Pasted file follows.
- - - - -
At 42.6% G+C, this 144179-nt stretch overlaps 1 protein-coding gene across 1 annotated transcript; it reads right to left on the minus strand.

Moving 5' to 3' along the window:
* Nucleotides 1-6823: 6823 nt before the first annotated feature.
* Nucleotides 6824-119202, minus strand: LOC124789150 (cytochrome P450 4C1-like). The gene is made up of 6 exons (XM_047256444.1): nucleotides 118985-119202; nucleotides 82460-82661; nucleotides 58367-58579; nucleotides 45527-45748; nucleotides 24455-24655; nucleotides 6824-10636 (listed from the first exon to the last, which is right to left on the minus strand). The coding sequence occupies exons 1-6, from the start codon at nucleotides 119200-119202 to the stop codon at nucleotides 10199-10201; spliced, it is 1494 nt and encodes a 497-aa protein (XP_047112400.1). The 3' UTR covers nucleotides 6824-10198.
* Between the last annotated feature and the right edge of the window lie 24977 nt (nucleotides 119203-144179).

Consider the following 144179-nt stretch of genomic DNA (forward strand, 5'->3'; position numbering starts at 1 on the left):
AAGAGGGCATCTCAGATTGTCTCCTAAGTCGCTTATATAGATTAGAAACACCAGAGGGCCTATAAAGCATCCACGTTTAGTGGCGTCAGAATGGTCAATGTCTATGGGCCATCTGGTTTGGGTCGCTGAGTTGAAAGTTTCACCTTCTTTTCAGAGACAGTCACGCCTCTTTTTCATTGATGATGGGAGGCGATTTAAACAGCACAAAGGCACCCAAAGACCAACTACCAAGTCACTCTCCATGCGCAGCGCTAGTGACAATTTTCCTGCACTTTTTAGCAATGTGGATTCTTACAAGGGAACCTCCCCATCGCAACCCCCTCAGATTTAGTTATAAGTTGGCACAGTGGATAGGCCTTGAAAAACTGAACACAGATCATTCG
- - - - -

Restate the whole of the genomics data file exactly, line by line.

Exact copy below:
At 42.6% G+C, this 144179-nt stretch overlaps 1 protein-coding gene across 1 annotated transcript; it reads right to left on the minus strand.

Moving 5' to 3' along the window:
* Nucleotides 1-6823: 6823 nt before the first annotated feature.
* Nucleotides 6824-119202, minus strand: LOC124789150 (cytochrome P450 4C1-like). The gene is made up of 6 exons (XM_047256444.1): nucleotides 118985-119202; nucleotides 82460-82661; nucleotides 58367-58579; nucleotides 45527-45748; nucleotides 24455-24655; nucleotides 6824-10636 (listed from the first exon to the last, which is right to left on the minus strand). The coding sequence occupies exons 1-6, from the start codon at nucleotides 119200-119202 to the stop codon at nucleotides 10199-10201; spliced, it is 1494 nt and encodes a 497-aa protein (XP_047112400.1). The 3' UTR covers nucleotides 6824-10198.
* Between the last annotated feature and the right edge of the window lie 24977 nt (nucleotides 119203-144179).

Consider the following 144179-nt stretch of genomic DNA (forward strand, 5'->3'; position numbering starts at 1 on the left):
AAGAGGGCATCTCAGATTGTCTCCTAAGTCGCTTATATAGATTAGAAACACCAGAGGGCCTATAAAGCATCCACGTTTAGTGGCGTCAGAATGGTCAATGTCTATGGGCCATCTGGTTTGGGTCGCTGAGTTGAAAGTTTCACCTTCTTTTCAGAGACAGTCACGCCTCTTTTTCATTGATGATGGGAGGCGATTTAAACAGCACAAAGGCACCCAAAGACCAACTACCAAGTCACTCTCCATGCGCAGCGCTAGTGACAATTTTCCTGCACTTTTTAGCAATGTGGATTCTTACAAGGGAACCTCCCCATCGCAACCCCCTCAGATTTAGTTATAAGTTGGCACAGTGGATAGGCCTTGAAAAACTGAACACAGATCATTCG